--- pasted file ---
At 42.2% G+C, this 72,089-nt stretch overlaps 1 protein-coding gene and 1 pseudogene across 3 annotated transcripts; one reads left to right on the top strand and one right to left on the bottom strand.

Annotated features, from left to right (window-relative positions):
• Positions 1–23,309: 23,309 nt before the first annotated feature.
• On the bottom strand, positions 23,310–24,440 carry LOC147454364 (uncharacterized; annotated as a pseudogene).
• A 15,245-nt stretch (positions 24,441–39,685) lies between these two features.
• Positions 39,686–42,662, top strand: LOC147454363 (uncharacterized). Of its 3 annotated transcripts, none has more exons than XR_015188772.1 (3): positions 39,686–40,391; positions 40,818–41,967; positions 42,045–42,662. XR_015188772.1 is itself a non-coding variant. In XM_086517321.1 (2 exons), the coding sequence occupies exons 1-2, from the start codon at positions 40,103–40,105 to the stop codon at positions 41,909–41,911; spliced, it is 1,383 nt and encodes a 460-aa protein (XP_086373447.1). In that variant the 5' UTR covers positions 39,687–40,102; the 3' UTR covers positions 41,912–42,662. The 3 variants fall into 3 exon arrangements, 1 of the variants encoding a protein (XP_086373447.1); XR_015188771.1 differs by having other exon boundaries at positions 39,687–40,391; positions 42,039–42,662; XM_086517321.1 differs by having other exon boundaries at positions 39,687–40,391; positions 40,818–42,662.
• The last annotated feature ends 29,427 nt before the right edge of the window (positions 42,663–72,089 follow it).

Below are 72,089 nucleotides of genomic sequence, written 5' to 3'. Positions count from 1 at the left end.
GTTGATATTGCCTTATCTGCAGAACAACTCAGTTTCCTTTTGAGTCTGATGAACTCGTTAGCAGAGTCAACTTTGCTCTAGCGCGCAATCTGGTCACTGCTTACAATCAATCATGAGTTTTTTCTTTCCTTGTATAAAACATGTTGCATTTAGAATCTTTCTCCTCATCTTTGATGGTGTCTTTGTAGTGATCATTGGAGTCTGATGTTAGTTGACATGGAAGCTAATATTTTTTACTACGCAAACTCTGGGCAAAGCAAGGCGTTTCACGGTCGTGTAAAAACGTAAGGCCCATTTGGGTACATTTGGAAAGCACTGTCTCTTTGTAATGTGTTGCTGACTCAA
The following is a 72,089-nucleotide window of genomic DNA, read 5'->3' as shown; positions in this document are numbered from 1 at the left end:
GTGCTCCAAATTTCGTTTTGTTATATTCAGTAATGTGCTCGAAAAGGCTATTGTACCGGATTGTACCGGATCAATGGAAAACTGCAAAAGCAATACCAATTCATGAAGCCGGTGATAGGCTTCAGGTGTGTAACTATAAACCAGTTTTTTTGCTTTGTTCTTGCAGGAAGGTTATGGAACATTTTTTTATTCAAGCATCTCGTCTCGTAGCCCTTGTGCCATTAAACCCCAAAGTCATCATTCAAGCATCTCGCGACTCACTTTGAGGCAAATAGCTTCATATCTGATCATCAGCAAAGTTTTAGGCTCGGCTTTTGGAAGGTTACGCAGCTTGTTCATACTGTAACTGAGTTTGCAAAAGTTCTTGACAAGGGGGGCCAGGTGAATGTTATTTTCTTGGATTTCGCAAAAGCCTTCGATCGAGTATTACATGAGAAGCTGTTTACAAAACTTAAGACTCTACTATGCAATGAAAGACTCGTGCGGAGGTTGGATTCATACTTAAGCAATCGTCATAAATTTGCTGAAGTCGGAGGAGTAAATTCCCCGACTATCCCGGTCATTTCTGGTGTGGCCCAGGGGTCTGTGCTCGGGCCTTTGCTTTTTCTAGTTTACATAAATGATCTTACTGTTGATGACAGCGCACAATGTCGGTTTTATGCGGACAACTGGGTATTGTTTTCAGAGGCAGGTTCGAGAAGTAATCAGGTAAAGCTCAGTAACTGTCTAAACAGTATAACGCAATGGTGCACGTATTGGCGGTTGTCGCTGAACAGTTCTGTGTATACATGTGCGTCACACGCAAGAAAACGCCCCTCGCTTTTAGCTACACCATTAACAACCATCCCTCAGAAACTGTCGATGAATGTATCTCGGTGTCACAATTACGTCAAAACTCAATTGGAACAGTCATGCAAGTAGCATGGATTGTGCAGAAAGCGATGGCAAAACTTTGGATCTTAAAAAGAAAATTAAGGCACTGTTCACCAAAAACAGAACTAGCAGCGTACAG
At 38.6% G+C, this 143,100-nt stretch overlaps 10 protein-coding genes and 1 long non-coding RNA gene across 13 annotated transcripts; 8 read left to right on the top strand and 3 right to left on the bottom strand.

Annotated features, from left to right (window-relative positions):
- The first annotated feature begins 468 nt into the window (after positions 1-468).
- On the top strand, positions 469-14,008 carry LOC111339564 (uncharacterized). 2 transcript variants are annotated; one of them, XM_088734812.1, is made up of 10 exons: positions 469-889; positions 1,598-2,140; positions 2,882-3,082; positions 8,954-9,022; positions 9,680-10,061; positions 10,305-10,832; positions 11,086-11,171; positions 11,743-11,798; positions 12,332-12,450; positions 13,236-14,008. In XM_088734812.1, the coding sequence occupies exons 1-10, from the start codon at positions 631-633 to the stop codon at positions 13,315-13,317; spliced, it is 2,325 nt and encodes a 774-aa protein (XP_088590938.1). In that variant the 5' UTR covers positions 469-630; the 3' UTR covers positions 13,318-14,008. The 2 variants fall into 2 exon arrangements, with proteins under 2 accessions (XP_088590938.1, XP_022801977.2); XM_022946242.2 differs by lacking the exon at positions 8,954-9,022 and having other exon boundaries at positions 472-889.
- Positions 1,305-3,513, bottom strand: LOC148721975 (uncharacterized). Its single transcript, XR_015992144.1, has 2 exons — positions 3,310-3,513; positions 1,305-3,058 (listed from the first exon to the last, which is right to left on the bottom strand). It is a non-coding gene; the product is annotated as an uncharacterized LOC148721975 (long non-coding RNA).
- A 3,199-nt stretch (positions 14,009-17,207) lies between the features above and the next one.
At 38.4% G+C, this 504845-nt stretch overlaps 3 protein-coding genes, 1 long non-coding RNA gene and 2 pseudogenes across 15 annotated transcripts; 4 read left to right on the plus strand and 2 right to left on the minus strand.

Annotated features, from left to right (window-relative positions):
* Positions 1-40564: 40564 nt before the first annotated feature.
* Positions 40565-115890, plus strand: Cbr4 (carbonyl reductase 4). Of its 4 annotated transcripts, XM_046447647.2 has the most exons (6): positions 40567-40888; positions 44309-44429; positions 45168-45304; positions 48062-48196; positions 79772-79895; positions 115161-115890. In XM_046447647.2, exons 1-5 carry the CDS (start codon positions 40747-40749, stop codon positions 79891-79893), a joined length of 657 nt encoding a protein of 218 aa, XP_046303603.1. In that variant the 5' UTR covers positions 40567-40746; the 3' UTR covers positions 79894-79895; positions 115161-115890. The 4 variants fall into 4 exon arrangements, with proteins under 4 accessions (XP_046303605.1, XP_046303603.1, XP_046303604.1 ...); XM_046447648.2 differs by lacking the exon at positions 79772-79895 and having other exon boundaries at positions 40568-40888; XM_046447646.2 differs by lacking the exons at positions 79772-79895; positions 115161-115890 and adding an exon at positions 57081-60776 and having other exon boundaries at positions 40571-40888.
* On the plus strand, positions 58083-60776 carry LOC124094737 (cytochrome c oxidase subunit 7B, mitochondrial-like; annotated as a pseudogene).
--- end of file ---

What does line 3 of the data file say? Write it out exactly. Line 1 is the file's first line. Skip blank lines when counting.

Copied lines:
• Positions 1–23,309: 23,309 nt before the first annotated feature.